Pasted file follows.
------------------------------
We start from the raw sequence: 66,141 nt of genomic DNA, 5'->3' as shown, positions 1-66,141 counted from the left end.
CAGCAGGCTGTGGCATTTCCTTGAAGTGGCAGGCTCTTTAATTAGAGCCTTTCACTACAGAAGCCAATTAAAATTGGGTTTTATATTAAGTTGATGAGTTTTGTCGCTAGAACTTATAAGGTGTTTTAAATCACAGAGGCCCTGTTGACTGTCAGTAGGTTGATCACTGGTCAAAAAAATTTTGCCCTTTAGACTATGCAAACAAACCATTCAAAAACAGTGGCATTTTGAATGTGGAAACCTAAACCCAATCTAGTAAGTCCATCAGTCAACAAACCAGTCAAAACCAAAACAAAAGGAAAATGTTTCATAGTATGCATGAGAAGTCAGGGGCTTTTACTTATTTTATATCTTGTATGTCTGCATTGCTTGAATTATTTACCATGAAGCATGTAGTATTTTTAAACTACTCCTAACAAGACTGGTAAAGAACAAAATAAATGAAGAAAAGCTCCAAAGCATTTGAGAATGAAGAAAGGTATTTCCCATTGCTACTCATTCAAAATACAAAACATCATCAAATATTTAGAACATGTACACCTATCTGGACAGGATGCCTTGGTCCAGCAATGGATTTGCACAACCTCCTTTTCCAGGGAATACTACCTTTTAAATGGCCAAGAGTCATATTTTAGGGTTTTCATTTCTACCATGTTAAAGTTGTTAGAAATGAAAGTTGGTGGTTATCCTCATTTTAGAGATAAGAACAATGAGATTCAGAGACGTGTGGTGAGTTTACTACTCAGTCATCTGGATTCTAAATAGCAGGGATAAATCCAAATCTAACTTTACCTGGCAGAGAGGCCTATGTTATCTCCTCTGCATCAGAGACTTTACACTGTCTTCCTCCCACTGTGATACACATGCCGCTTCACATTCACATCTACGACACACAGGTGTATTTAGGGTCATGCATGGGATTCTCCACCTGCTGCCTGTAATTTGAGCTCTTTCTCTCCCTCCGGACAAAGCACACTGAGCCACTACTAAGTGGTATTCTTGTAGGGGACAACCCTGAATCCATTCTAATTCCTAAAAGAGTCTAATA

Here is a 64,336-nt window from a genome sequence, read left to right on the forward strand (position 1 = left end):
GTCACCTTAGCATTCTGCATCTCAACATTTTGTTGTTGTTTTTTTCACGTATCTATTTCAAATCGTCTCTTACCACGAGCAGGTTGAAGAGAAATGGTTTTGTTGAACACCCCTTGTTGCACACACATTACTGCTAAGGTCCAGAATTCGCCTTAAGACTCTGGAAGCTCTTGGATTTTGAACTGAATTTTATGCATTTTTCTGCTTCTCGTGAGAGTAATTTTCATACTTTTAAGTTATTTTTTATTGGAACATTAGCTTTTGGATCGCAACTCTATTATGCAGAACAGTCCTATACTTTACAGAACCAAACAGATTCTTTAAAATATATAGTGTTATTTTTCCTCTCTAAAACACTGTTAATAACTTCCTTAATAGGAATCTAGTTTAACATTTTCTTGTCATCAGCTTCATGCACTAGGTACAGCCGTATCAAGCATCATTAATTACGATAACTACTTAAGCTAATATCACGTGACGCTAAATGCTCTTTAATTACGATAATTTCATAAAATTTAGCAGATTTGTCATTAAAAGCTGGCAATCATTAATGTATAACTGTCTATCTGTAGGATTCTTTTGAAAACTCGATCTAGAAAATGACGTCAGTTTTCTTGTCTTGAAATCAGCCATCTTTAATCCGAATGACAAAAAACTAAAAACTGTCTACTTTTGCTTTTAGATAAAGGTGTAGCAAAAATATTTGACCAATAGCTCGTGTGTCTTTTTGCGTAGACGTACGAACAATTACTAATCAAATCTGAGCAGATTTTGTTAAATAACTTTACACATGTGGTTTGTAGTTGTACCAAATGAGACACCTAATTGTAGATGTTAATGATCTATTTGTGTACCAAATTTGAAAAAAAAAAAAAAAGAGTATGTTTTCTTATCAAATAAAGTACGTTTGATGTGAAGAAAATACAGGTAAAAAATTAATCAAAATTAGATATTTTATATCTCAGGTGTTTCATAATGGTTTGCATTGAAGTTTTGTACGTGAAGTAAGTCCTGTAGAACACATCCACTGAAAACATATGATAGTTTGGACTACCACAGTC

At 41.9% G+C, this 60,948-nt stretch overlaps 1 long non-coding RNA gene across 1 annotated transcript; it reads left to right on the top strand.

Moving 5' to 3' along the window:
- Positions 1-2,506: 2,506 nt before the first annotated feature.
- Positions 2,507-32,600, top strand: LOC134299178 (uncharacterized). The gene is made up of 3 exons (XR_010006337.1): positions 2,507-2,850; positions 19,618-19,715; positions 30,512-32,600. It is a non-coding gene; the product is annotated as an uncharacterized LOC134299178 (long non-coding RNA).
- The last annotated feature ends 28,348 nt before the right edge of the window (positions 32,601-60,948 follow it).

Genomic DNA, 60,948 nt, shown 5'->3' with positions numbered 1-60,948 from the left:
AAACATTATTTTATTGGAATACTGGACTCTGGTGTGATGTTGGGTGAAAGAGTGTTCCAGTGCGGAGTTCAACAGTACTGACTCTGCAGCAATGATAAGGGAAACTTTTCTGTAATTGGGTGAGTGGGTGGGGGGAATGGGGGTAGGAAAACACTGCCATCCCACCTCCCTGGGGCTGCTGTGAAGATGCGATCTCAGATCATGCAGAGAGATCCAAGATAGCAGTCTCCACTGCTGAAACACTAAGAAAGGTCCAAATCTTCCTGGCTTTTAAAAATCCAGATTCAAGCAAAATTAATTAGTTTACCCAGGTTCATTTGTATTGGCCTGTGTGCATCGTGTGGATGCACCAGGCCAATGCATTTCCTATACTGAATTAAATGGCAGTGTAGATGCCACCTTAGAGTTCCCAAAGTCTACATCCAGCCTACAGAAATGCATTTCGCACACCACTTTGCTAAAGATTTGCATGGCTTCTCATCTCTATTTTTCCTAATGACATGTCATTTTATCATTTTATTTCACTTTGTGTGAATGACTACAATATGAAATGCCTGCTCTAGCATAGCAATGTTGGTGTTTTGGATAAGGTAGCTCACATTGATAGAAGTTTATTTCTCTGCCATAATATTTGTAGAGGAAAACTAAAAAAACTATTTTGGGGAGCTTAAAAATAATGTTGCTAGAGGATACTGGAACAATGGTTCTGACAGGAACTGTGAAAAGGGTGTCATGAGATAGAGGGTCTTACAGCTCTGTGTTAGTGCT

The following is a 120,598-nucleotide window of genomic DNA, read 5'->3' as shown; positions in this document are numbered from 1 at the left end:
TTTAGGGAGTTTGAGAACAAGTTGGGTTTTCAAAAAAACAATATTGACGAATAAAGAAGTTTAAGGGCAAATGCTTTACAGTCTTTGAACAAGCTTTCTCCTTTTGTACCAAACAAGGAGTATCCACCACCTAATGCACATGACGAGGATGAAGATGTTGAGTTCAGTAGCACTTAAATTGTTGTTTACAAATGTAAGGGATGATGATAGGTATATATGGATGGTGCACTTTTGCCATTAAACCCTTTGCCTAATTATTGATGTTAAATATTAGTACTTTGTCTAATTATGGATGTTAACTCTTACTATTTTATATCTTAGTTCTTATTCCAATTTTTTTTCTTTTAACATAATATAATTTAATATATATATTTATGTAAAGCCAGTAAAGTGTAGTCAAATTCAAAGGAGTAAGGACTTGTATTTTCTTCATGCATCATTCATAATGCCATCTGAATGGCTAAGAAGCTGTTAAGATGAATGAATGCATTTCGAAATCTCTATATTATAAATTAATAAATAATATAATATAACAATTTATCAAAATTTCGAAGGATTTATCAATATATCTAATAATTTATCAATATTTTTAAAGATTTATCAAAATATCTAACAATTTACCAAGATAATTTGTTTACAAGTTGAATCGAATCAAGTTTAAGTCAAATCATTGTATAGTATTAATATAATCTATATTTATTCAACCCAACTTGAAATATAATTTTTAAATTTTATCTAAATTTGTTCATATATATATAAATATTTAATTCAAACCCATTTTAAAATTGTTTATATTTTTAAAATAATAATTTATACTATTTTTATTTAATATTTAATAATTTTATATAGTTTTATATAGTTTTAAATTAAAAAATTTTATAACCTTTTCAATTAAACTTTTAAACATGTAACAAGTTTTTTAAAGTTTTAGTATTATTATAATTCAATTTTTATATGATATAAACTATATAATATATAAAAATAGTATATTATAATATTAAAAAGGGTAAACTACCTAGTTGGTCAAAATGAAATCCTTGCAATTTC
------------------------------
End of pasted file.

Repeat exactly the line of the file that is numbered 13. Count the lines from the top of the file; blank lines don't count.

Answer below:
TTTAGGGAGTTTGAGAACAAGTTGGGTTTTCAAAAAAACAATATTGACGAATAAAGAAGTTTAAGGGCAAATGCTTTACAGTCTTTGAACAAGCTTTCTCCTTTTGTACCAAACAAGGAGTATCCACCACCTAATGCACATGACGAGGATGAAGATGTTGAGTTCAGTAGCACTTAAATTGTTGTTTACAAATGTAAGGGATGATGATAGGTATATATGGATGGTGCACTTTTGCCATTAAACCCTTTGCCTAATTATTGATGTTAAATATTAGTACTTTGTCTAATTATGGATGTTAACTCTTACTATTTTATATCTTAGTTCTTATTCCAATTTTTTTTCTTTTAACATAATATAATTTAATATATATATTTATGTAAAGCCAGTAAAGTGTAGTCAAATTCAAAGGAGTAAGGACTTGTATTTTCTTCATGCATCATTCATAATGCCATCTGAATGGCTAAGAAGCTGTTAAGATGAATGAATGCATTTCGAAATCTCTATATTATAAATTAATAAATAATATAATATAACAATTTATCAAAATTTCGAAGGATTTATCAATATATCTAATAATTTATCAATATTTTTAAAGATTTATCAAAATATCTAACAATTTACCAAGATAATTTGTTTACAAGTTGAATCGAATCAAGTTTAAGTCAAATCATTGTATAGTATTAATATAATCTATATTTATTCAACCCAACTTGAAATATAATTTTTAAATTTTATCTAAATTTGTTCATATATATATAAATATTTAATTCAAACCCATTTTAAAATTGTTTATATTTTTAAAATAATAATTTATACTATTTTTATTTAATATTTAATAATTTTATATAGTTTTATATAGTTTTAAATTAAAAAATTTTATAACCTTTTCAATTAAACTTTTAAACATGTAACAAGTTTTTTAAAGTTTTAGTATTATTATAATTCAATTTTTATATGATATAAACTATATAATATATAAAAATAGTATATTATAATATTAAAAAGGGTAAACTACCTAGTTGGTCAAAATGAAATCCTTGCAATTTC